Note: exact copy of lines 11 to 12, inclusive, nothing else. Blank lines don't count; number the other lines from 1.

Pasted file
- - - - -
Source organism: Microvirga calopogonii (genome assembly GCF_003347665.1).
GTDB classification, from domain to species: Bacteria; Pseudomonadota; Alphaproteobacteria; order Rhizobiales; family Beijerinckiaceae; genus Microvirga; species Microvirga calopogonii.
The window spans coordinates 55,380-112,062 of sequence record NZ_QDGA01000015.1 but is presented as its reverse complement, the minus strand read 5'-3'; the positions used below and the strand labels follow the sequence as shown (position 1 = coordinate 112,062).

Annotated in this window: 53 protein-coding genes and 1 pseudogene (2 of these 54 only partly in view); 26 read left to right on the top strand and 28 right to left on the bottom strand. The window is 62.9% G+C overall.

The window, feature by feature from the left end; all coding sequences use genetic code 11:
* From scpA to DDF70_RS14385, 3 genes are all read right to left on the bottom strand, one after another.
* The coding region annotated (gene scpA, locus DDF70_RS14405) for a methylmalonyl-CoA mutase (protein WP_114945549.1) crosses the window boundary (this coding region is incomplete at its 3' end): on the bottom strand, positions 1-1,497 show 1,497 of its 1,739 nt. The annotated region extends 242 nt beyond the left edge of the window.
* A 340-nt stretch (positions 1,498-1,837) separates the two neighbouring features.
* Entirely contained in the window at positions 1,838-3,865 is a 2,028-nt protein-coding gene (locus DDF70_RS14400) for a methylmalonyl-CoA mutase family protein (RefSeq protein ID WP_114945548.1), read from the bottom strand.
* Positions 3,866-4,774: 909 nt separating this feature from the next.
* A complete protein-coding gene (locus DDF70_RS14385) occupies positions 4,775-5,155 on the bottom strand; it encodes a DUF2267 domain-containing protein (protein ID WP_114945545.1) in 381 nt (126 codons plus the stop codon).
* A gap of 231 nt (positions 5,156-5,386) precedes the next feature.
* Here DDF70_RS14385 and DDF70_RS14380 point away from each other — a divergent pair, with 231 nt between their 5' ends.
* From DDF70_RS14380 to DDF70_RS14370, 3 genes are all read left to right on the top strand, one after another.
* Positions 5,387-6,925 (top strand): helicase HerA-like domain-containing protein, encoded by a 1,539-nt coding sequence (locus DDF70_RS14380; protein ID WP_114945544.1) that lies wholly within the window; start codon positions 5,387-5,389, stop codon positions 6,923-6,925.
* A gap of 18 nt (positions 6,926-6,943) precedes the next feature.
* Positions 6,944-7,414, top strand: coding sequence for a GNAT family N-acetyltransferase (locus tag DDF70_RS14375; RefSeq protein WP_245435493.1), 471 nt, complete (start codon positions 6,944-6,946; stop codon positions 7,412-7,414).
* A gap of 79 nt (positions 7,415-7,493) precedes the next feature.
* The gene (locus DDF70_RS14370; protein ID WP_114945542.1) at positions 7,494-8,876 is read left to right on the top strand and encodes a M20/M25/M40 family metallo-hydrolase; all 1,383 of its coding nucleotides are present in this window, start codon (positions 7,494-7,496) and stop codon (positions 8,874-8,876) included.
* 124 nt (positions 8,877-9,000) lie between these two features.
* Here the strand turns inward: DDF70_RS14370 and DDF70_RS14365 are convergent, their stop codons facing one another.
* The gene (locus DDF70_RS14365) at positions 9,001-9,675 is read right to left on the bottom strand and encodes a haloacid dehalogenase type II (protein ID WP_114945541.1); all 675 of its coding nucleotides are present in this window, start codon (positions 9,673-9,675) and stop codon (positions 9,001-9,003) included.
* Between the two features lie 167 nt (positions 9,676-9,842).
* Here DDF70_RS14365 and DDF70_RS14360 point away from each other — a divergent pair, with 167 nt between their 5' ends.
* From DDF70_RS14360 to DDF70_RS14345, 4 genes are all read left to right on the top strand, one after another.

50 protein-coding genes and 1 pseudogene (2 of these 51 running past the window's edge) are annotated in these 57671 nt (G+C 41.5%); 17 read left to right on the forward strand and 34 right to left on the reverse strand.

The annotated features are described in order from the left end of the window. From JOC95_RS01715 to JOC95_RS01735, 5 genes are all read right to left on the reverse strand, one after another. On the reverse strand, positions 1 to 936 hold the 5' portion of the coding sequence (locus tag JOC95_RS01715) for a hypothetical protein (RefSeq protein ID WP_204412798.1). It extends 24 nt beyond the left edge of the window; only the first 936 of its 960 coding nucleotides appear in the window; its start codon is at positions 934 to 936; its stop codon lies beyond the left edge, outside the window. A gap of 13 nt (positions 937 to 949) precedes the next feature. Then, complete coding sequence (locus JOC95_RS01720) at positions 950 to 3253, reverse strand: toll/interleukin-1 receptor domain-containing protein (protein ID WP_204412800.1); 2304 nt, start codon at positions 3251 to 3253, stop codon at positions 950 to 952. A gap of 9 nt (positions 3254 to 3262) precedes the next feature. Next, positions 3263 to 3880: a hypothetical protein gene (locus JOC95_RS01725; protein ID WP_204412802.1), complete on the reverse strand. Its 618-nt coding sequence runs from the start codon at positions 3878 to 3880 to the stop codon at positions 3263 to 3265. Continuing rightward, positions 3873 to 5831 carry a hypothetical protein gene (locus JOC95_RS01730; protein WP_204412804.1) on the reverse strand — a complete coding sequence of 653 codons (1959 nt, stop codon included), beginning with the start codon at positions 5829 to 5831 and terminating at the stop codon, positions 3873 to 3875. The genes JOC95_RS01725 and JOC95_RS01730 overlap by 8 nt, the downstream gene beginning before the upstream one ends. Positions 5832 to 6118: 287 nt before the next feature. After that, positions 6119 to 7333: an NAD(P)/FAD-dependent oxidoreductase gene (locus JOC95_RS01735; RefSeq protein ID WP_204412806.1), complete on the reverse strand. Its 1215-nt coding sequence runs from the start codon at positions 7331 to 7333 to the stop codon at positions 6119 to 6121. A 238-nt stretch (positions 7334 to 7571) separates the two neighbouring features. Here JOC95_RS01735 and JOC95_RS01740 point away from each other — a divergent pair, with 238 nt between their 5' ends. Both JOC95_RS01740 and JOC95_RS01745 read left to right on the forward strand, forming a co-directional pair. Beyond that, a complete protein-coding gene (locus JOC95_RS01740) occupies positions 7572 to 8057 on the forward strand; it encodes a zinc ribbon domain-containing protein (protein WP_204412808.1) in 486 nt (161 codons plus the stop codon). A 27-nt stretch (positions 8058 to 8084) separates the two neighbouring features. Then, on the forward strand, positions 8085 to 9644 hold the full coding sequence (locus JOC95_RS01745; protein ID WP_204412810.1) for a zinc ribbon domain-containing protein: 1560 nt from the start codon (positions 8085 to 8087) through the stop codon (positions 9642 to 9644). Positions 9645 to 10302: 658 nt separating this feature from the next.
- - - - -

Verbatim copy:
* A complete protein-coding gene (locus DDF70_RS14385) occupies positions 4,775-5,155 on the bottom strand; it encodes a DUF2267 domain-containing protein (protein ID WP_114945545.1) in 381 nt (126 codons plus the stop codon).
* A gap of 231 nt (positions 5,156-5,386) precedes the next feature.